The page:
CHARLOTTE, N.C. (AP) — Case Keenum's improbable season has the Minnesota Vikings thinking playoffs.

Keenum entered the league as an undrafted rookie in 2012, one year after Cam Newton made a splash as the No. 1 overall pick by the Carolina Panthers.

While the two quarterbacks have taken dramatically different paths, it is Keenum who has the Vikings positioned to win the NFC North — and perhaps even earn home-field advantage throughout the playoffs.

The Vikings (10-2) can clinch their second division title — and first with Keenum at the helm — in three years by beating Newton's Panthers (8-4) on the road Sunday. Minnesota can also clinch if Green Bay and Detroit lose or tie.

Keenum's success doesn't surprise Panthers wide receiver Russell Shepard, who regularly works out with the fifth-year quarterback in the offseason.

"The Vikings called him last-minute," Shepard said of Keenan signing with the Vikings last offseason. "They wanted him, kind of in his mind from what he was telling me, as a camp body, an extra guy, knowing the injuries at quarterback with Teddy (Bridgewater) still being hurt. Just to see him take off, man, it's one of those crazy stories."

Keenum is 8-2 as the Vikings starter since taking over for the injured Sam Bradford, after struggling in his previous 26 starts with the Rams and Texans.

Shepard said it makes for a great story.

"We're like the misfits, like the rug rats," said Shepard of undrafted players, of which he is one.

"In this league, in life in general, everybody wants to see the underdog succeed. Everybody wants to see the guy that nobody expected to be that guy."

ACROSS FROM KALIL: Vikings defensive end Everson Griffen has sacked Carolina's Cam Newton five times in two games, including three of Minnesota's eight sacks in the 22-10 victory in Charlotte on Sept. 25, 2016. This time, he'll be lined up across former teammate Matt Kalil, who spent the past five seasons with the Vikings.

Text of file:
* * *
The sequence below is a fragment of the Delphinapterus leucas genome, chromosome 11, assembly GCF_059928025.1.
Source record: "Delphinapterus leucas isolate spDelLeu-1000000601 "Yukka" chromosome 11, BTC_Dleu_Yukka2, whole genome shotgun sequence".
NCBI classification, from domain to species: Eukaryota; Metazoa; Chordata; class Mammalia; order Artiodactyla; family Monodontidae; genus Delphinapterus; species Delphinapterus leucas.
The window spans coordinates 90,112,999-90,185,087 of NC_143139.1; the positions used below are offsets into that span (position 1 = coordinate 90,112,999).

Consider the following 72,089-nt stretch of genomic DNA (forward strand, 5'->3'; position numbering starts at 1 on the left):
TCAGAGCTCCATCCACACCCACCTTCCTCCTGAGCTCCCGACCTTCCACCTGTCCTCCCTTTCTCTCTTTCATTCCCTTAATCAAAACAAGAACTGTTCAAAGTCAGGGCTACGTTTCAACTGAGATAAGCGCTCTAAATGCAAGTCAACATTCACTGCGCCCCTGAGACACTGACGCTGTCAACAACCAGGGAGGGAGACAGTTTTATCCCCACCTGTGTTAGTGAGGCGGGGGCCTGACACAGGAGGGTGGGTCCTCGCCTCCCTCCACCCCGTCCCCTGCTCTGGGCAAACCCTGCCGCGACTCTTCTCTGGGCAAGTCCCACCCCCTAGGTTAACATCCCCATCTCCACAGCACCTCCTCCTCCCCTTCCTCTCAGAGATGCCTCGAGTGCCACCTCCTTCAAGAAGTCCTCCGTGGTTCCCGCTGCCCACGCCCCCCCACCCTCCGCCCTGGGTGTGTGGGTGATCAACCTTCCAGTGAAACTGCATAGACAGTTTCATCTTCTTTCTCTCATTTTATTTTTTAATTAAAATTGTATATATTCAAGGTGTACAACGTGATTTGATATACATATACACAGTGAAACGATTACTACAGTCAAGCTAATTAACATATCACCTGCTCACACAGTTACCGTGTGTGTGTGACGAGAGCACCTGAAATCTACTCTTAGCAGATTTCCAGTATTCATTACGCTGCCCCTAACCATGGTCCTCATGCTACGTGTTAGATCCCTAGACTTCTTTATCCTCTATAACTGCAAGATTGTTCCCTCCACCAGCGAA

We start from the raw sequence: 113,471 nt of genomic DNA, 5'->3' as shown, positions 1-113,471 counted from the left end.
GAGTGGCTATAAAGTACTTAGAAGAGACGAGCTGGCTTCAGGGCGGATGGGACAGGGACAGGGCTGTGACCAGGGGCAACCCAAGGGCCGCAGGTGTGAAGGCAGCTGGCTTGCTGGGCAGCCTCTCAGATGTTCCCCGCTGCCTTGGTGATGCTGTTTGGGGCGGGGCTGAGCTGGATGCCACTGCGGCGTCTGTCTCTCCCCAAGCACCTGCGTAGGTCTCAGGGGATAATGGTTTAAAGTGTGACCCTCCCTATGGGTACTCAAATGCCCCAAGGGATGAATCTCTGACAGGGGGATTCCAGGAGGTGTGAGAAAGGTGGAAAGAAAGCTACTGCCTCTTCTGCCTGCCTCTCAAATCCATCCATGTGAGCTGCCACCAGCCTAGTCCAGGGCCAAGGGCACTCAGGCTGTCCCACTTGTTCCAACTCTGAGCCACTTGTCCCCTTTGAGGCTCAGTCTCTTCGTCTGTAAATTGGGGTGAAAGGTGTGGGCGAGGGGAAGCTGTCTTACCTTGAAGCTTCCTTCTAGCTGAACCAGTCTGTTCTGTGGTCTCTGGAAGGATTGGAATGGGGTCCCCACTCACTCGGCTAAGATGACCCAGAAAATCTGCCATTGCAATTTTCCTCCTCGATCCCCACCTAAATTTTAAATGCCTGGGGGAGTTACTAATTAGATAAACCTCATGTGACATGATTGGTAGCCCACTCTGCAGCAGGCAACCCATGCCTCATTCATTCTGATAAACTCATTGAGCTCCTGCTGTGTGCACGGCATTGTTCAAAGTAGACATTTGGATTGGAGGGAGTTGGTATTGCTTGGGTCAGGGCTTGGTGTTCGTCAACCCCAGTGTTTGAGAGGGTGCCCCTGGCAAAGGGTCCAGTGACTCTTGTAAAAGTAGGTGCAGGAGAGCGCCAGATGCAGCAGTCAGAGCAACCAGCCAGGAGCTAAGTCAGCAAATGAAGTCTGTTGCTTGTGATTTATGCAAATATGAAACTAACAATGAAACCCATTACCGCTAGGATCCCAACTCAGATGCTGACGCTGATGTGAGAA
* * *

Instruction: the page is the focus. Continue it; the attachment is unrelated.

Griffen and Kalil were also college teammates at Southern Cal, so their friendship dates back almost a decade.

"I'm going to watch my tape. I'm going to study him. I'm going to know him better than I know my phone number," said Griffen, whose 42½ sacks since becoming a full-time starter in 2014 are the third-most in the NFL in that span.

"I'm just going to go out there and rush him. Set him up, use what I use, use my God's gifts, which is my speed. He knows that. I'm just excited to go up against him. It's going to be fun. I haven't seen him in a while so it's going to be a fun game."

Kalil has struggled at times in his transition to Carolina. He had two penalties last week against the Saints for 25 yards, but was playing after receiving an IV before the game because of the flu.

REMEMBER REMMERS?: The Vikings spent big in free agency to find two new starting tackles, Riley Reiff and Mike Remmers, a major overhaul of the offensive line including the drafting of center Pat Elflein and the jettisoning of left guard Alex Boone that has paid off big time.

Remmers was a starter on the Panthers team that reached the Super Bowl two seasons ago. He has not played in more than a month, however, first because of a concussion and then because of a lower back injury. Remmers was held out of practice on Wednesday, putting his availability again in question. Rashod Hill has capably filled his spot.

OLSEN'S RETURN: Panthers tight end Greg Olsen appears ready to go against the Vikings, his first extensive action since Week 2. Olsen missed eight games on injured reserve with a broken foot. He returned two weeks ago against the Jets, but played about a quarter before leaving with soreness. He did not play last week against the Saints on a turf field.

"I'm crossing my fingers that he's back," Newton said.

Carolina coach Ron Rivera said he believes playing on a grass field will help Olsen's foot.

GETTING STOPS: The Vikings are the NFL's best at getting off the field on third down. They limited the Falcons to one of 10 conversions on third down last week after Atlanta had gone 27 for 41 over its previous three games.

Minnesota is allowing opposing offenses to convert just 27 percent (40 for 148) of third down chances.

That success has been matched on the other side of the ball, too. The Vikings offense is first in the league in third down conversions, at 46 percent (74 of 161).

HOME SWEET HOME: The Panthers are looking to make a playoff push as well. Their next three games are at home with Green Bay and Tampa Bay to follow the Vikings this week.

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AP Pro Football Writer Dave Campbell in Minneapolis contributed to this report.

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